Last week we wrapped up our month-long series of blog posts for National HIV Testing Day. But there’s one more National HIV Testing Day collaboration story that we’ve been waiting to share with you. We’ve discussed how communities of color use new media (and that access to new media often has much more to do with the type of internet connection you have than any other factor); Community Voice Mail addresses another access issue—phonelessness. Forget broadband or dial-up for a minute. What if you didn’t have a phone?
Community Voice Mail (CVM) provides a free voice mail box to people in transition—connecting them to jobs, housing and hope. Nearly 41% of CVM clients are unemployed, 52% are homeless, 21% are disabled, and 11% are veterans. 40% of CVM clients report no income at all, and the average monthly income of a CVM client is $524.85. The people that benefit from CVM are some of the hardest to reach.
I first heard about CVM at a CDC-sponsored event about reaching the underserved. Steve Albertson, Director of New Initiatives for CVM, shared stories of people finding housing and jobs. And then he mentioned peanut products. CVM partnered with the CDC to share important health messages about the recent peanut-recall. That’s when it occurred to me that CVM could be an effective way for AIDS.gov to connect hard-to-reach people with HIV information and resources. In the months leading up to National HIV Testing Day, AIDS.gov collaborated with Steve and CVM, and received input from U.S. Department of Housing and Urban Affairs and the U.S. Department of Veteran’s Affairs, to craft messages about the importance of getting an HIV test. The messages directed people to the CDCInfo hotline to find a testing site near them or, because CVM works with local agencies, provided information about where CVM clients could get an HIV test in their own community.
Two waves of National HIV Testing Day voice mails were sent to over 20,000 CVM clients and an additional 3,600 clients received an email message about HIV testing. They also sent broadcast voice and/or email messages to over 1,800 social service agencies in 45 cities. Over 40 CVM clients left us messages and gave feedback about the HIV Testing Day message. Steve told us, “overwhelmingly, our clients thanked us for the information, and many indicated they would share the number with others and call it themselves. Clients spoke about their fear of being tested, and how it was good to be reminded about how important it is to get tested. One client told us why she thought some people didn’t get tested (you can listen to her voice message here). Overall, I think voice messaging is a good way to deliver information about HIV testing; it’s personal and direct, but still very private.”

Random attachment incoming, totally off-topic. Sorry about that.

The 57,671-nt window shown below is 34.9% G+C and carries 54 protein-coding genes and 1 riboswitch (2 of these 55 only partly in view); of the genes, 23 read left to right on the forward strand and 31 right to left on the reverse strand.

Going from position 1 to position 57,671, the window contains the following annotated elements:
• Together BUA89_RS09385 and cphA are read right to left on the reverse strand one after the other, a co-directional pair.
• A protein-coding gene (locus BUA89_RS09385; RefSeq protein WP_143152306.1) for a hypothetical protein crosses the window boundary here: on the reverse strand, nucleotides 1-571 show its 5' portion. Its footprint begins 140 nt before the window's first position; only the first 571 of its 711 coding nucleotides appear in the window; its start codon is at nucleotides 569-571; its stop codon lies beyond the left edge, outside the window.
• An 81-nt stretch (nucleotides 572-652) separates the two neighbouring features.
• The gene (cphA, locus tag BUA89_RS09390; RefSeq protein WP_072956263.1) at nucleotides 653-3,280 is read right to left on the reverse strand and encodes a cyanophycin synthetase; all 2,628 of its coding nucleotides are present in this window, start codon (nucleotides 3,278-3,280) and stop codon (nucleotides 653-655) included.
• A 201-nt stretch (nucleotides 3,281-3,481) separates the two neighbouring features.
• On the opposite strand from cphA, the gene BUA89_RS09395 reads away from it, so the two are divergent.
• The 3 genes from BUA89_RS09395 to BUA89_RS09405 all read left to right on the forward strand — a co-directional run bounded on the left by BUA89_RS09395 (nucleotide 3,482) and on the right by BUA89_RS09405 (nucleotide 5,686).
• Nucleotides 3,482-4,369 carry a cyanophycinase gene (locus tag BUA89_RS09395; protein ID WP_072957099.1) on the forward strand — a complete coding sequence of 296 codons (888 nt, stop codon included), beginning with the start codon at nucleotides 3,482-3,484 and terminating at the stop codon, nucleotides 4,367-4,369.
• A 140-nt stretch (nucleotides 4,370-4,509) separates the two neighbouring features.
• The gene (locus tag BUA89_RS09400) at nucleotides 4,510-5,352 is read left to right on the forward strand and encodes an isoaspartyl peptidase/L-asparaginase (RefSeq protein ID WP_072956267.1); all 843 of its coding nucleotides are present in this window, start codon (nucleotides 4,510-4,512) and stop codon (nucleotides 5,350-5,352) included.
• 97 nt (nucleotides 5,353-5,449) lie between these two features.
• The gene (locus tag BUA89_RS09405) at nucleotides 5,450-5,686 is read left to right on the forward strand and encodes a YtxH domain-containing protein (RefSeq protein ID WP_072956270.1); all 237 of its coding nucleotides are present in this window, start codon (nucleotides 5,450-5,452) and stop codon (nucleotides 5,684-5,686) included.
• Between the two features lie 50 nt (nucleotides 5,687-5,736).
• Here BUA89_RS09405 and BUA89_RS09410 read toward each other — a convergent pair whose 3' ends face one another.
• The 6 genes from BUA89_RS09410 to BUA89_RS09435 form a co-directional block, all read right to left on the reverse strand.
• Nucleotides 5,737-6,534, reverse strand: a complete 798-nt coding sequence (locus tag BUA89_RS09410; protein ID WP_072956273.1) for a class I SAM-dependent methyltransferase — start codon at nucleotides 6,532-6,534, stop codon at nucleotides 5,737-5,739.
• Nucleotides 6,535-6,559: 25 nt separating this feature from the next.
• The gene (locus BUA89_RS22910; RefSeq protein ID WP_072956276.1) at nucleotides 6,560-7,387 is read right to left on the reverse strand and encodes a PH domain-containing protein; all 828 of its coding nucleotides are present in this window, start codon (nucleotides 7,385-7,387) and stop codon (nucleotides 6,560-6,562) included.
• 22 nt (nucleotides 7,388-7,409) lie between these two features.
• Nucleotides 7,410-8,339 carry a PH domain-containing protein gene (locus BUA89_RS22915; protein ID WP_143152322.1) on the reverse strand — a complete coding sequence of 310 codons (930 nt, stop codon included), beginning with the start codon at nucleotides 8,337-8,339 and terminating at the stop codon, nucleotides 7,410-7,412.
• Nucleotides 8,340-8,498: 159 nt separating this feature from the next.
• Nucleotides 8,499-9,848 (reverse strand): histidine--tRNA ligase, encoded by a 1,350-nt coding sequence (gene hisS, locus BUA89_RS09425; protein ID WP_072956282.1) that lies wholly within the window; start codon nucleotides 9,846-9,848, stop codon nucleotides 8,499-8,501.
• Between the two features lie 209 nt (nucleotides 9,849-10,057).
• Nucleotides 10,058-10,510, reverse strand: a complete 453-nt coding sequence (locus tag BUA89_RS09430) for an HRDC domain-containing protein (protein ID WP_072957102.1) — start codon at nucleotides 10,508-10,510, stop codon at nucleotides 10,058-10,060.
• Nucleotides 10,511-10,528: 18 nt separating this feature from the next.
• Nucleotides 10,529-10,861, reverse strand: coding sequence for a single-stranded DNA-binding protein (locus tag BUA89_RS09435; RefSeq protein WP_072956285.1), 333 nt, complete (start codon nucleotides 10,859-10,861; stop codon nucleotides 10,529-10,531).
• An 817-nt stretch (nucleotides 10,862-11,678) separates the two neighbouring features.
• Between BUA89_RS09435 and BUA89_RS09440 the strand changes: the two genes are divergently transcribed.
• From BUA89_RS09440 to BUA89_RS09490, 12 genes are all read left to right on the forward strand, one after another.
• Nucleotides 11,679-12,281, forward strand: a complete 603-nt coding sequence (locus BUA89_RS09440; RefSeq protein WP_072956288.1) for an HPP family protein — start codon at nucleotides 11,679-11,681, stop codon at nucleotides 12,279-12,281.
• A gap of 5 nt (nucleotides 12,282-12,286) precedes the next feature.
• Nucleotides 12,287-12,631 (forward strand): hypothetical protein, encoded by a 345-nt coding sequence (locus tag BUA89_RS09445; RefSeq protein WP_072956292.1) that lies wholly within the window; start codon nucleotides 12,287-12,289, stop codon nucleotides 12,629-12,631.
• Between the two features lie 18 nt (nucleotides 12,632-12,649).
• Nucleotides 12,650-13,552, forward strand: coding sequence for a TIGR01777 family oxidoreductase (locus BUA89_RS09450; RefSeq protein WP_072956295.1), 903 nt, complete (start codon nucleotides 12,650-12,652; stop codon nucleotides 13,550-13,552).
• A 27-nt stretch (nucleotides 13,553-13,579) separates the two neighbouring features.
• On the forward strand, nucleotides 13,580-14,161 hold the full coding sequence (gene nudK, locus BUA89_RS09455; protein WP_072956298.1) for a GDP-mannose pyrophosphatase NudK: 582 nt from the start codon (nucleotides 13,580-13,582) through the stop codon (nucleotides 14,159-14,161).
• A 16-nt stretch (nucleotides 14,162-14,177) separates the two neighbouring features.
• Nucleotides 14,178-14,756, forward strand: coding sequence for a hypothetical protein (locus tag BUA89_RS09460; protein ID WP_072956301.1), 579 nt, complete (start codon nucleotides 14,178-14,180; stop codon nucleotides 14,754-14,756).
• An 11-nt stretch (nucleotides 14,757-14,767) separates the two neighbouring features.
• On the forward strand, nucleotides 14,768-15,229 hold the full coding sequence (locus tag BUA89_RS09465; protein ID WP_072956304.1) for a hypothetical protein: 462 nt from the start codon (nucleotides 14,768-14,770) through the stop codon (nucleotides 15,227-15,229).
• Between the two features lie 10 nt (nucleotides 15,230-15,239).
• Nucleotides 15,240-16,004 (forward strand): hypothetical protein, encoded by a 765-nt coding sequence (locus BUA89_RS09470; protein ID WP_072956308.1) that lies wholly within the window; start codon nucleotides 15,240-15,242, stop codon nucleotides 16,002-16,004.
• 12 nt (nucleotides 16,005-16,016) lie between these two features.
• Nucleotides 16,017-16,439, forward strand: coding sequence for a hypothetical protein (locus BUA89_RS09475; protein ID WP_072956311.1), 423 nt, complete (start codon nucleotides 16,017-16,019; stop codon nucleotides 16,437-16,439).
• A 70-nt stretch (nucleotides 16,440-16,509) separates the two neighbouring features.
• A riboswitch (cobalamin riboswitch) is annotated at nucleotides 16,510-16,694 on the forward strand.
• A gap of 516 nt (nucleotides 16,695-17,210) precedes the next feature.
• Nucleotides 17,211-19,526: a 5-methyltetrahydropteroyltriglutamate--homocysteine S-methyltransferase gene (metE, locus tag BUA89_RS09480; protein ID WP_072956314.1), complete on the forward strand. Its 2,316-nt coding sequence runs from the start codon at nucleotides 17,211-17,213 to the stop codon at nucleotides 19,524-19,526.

And CVM didn’t stop there. They blogged , used Twitter , Facebook and encouraged their sites across the country to use our badges and widgets. We even presented with CVM on a “mixed reality” panel at NetSquared’s N2Y4 Conference in San Jose and in Second Life . On the CVM blog they said, “It’s great to be able to communicate with so many people who are often hard to reach, and who can benefit greatly from this kind of information . . . we hope that a lot of people who might not otherwise think about it call the hotline, find a testing location, and get tested.”
Scot More, CVM director in Houston told us, “Until there is a cure for HIV, we will never end homelessness. Life is hard enough for anyone living on the streets, but even harder for those infected with HIV/AIDS. Knowing your status is not in the forefront of one’s mind who is in survival mode and does not know where their next meal is coming from. CVM has the unique way to reach these individuals thru Broadcast Messaging. This message and the information sent is personal, private and coming from a trusted source. I believe we are making a difference in many people’s lives.”
Community Voice Mail has fully embraced new media as a way to reach its supporters and to raise awareness not only about their services, but about the issue of “phonelessness.” It certainly inspired us to think creatively about reaching those in transition. Do you know of other services and programs connecting people who are hard to reach with HIV information? How can new media support programs whose clients may not have access to new media themselves? Let us know what you think!